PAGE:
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By Maggie Fox

Hot weather one year may bring more West Nile virus the next, by encouraging mosquitoes that carry it, researchers report in a new study.

That means it might be possible to forecast when the infection will hit people in a certain region, the team at the National Center for Atmospheric Research in Colorado said.

“We've shown that it may be possible to build a system to forecast the risk of West Nile virus disease several weeks or months in advance, before the disease begins to peak in summer,” said Micah Hahn, a scientist with both NCAR and the Centers for Disease Control and Prevention. “Having advance warning can help public health agencies plan and take additional steps to protect the public.”

West Nile was only introduced into the United States in 1999, but it quickly spread to all 50 states as well as Canada and Mexico. Since then, it’s infected hundreds of thousands of people, causing severe illness in about 40,000 and killing more than 1,600.

"Having advance warning can help public health agencies plan and take additional steps to protect the public.”

Outbreaks wax and wane – some years, in some places, there are many cases and the next year there may be none. The worst year for sickness was 2003, when nearly 7,000 people became severely ill and 32 died.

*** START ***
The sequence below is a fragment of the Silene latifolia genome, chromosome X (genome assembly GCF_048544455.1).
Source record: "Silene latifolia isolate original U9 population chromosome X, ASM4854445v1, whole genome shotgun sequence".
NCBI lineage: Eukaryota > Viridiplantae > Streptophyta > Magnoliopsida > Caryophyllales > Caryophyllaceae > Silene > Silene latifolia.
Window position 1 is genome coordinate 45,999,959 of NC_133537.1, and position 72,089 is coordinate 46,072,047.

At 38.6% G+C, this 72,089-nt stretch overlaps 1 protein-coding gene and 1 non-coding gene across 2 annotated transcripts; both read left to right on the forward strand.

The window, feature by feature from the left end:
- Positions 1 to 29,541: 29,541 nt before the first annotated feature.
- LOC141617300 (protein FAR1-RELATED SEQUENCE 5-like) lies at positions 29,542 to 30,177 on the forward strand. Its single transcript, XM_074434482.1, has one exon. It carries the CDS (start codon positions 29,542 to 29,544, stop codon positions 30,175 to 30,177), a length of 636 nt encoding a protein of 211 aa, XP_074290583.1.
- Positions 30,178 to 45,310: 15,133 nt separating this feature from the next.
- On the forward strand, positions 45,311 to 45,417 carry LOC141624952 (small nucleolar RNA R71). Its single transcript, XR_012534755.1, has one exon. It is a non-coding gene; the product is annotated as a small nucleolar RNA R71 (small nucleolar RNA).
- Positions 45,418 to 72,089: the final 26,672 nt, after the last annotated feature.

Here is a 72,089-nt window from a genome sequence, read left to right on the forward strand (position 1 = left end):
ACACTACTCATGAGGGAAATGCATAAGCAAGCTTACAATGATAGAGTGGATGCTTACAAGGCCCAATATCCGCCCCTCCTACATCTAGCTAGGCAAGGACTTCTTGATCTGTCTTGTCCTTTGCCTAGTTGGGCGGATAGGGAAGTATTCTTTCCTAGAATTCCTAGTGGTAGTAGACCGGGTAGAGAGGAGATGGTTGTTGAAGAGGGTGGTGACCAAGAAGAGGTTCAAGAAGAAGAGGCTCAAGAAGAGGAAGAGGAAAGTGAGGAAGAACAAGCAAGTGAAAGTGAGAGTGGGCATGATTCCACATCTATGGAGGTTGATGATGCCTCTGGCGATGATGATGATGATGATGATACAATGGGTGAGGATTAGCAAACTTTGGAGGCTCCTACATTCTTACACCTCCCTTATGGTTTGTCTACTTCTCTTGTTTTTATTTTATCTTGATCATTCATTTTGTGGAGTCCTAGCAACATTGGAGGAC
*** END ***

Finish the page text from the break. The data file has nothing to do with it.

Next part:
It’s reasonable to think weather might affect mosquito populations, but it’s not as predictable as scientists might hope. And predicting when and if the mosquitoes carry West Nile is even trickier, because the virus circulates first among birds, and then in mosquitoes that bite people.

Hahn’s team found that in the Northeast and Southeast, an annual temperature rise of just 2 degrees F over the average led to a fivefold increased likelihood of an above-average outbreak of West Nile. It doubled the risk for much of the rest of the country, including the mid-Atlantic, Midwest, and Great Plains, they reported in the American Journal of Tropical Medicine and Hygiene.

Temperatures likely affect mosquito breeding cycles, they said.

Rainfall was more complicated. In the eastern United States, drier-than-normal fall and spring seasons seemed to correlate with more West Nile virus activity the following summer. But in much of the West, wetter-than-average winters seemed to lead to more disease circulating.

“West Nile virus represents a significant threat to public health in the United States."

West Nile usually doesn’t cause symptoms in the average healthy person, but it can infect the brain and spinal cord, causing encephalitis and death.

There's not any specific treatment or commercially available vaccine. But one group has made enough progress with an experimental vaccine to test it in people. They just started this month.

“West Nile virus represents a significant threat to public health in the United States, especially among the immunocompromised and the elderly,” said Mark Slifka of the Oregon Health & Science University.

His team and colleagues at Duke University are recruiting 50 volunteers for a phase 1 safety study of a new vaccine. It uses hydrogen peroxide to “kill” the virus used in the vaccine, which they hope will make the vaccine more effective than older methods.

“We believe our vaccine approach will not only be safe and effective for West Nile virus, but it could also provide significant protection against other important human pathogens, including yellow fever, dengue hemorrhagic fever, and, potentially even Ebola,” Slifka said in a statement. He's formed a private company to develop the vaccine.